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Cost vs Price: How Can You Maximize Value?

By | Data Management

Recently, in a forum setting, a panel discussion touched upon cost versus price and how best to address the potentially touchy issues of cost versus pricing. With recent consumer outrage over drug pricing and demands for cost controls, this is a hot button issue for both drug companies and the people they serve.
image showing the realtionship between cost and pricing in drug pricing 

A great deal of attention has been placed on the price of drugs; some have even called price increases gouging, but to paraphrase a panel commentator – ‘Beats’ headphones have margins on their products much hihger than pharma and nobody seems to care about that.”  Although this is a true statement, to be fair, nobody’s grandma has ever died without their “Beats.”  Perhaps there is a way to let grandma have her Beats AND her heart medication.  With that statement in mind let’s explore the top three ways to optimize both cost and pricing:  choosing the right CMO, maximizing communication, reducing errors and celebrating innovation.

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Patients: Pharma’s New Partners?

By | Data Management, Pharma Pricing

Value-based healthcare models have upended traditional patient care, becoming the wave of the future. How can pharma effectively ride this wave?

The pharmaceutical industry is facing rapid and comprehensive change, spearheaded by a new trend in consumerism, a move towards a value-based economy. This move puts the patients firmly in the driver’s seat and presents increased opportunities and challenges, requiring drug companies to work more closely with patients than ever before.image demonstrating relationship between patients and pharma  According to a recent report by PwC Health Research Institute, pharma’s new strategic partner may very well be patients.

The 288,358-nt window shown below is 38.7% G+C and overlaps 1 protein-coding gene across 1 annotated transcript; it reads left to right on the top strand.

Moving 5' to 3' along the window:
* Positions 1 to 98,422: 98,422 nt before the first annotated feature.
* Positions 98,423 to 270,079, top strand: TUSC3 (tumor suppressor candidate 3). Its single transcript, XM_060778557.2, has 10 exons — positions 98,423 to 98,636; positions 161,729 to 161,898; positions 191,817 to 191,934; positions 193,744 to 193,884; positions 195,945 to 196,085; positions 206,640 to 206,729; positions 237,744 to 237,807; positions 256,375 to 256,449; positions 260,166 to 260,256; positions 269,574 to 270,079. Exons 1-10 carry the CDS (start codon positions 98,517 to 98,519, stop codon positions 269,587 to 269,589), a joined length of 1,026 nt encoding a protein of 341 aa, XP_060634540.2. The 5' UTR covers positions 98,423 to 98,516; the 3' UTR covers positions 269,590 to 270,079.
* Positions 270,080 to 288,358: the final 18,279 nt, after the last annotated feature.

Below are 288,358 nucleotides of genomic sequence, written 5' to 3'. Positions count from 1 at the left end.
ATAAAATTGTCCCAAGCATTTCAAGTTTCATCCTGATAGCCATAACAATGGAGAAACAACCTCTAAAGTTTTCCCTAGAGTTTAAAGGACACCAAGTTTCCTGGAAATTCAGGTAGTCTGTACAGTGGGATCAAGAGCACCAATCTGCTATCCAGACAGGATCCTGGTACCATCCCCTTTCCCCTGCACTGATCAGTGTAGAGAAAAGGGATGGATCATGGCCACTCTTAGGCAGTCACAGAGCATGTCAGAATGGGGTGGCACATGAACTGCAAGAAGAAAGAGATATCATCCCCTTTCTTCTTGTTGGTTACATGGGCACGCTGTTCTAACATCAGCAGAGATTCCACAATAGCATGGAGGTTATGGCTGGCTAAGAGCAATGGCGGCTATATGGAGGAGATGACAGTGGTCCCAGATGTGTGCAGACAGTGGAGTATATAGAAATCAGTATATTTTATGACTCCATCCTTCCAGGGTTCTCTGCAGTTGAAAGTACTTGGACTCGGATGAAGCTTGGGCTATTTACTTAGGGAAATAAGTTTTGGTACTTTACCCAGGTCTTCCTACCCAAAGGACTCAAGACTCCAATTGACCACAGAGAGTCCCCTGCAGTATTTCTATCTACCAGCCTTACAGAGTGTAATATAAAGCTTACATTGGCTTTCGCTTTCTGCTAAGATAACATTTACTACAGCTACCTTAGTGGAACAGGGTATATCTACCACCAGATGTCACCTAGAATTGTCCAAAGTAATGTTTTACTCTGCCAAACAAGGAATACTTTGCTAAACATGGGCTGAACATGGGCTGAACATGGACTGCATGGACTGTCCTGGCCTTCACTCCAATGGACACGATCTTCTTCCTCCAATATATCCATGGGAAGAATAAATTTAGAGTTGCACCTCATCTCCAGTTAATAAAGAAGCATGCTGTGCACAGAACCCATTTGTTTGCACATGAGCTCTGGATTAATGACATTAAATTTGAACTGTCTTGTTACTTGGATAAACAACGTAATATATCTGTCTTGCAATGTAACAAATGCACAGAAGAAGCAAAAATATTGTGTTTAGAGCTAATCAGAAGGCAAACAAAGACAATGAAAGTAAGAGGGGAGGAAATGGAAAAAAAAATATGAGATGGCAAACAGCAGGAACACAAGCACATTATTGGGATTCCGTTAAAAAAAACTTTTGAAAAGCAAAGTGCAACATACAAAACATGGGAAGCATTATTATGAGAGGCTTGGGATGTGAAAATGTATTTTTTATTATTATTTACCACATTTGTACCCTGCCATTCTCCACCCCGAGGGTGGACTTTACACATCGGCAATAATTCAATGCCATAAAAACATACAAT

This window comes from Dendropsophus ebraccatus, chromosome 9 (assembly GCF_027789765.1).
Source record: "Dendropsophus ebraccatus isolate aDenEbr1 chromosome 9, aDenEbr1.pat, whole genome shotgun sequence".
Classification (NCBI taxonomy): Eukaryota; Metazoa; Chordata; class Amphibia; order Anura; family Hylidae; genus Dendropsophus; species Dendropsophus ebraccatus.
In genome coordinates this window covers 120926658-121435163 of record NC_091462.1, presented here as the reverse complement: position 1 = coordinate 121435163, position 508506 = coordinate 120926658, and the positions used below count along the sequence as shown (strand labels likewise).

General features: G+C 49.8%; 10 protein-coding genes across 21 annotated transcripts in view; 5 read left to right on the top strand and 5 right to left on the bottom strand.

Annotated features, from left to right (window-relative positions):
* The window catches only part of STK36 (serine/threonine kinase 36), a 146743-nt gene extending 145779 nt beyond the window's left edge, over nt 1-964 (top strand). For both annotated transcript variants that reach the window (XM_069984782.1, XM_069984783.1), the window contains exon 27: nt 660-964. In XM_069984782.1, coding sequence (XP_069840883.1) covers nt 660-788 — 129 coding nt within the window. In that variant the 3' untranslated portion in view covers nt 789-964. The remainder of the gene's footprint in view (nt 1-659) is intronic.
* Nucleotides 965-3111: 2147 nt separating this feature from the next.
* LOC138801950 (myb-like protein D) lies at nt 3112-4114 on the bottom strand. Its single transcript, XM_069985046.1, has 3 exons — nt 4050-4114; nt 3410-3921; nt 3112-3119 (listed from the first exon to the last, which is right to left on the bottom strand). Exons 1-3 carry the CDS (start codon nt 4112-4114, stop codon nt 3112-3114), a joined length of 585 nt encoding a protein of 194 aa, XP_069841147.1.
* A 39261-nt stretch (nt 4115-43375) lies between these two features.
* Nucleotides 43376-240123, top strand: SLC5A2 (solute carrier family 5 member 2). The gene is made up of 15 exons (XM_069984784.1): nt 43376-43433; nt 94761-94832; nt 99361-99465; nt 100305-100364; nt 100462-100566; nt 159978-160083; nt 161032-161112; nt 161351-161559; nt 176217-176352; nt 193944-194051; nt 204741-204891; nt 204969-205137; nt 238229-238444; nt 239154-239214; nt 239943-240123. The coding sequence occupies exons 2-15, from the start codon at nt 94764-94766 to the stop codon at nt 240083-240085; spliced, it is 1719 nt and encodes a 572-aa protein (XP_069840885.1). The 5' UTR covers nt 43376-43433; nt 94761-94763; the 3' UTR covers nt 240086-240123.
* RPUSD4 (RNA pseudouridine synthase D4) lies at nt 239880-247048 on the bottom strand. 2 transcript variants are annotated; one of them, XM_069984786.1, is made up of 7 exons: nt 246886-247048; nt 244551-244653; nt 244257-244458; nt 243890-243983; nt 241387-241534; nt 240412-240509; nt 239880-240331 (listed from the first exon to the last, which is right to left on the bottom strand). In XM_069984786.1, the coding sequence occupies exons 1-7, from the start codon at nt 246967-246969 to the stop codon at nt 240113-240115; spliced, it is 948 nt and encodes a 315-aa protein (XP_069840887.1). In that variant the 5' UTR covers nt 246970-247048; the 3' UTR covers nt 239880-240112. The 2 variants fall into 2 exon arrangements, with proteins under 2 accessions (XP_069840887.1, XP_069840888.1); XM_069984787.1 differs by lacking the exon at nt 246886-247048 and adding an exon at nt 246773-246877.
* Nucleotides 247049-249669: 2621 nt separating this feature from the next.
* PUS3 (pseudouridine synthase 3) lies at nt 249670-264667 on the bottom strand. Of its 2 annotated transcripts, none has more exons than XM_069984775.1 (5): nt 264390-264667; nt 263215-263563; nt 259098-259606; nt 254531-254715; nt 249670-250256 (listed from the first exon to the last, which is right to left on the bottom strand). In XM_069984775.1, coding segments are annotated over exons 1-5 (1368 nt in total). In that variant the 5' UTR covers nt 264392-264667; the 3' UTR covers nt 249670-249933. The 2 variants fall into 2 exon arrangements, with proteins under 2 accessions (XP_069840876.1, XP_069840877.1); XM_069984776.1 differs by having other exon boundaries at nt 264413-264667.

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Standardizing Laboratory Data: Next Great Idea or Necessary Evil?

By | Data Management

A very close and trustworthy colleague in the industry has stated that the magic of the lab is the absolute random, disarray of work that leads to producing the best drugs.  The way that different pharma companies operate during the drug development process and the way they collect, analyze and distribute the data is unique to that company.image illustrating the effect of standardizing pharma and healthcare data

Result: The successful drugs we have today.

On the other hand, industry pressure, government regulations and financial responsibilities have pharma looking inward to see how changes in the drug development and manufacturing process can be streamlined and efficient.  A common answer to the problem of efficiency is standardization.  There are multiple benefits of standardized data:  better communication, savings of time and resources, ease of comparison and enhances collaboration between scientists and outside partners.  According to Nicola Tambascia of Clinipace, more regulatory agencies worldwide are beginning to require standardized data as part of the submission process. Read More

Direct to Consumer Pharma Marketing – Good or Bad?

By | Pharma and Politics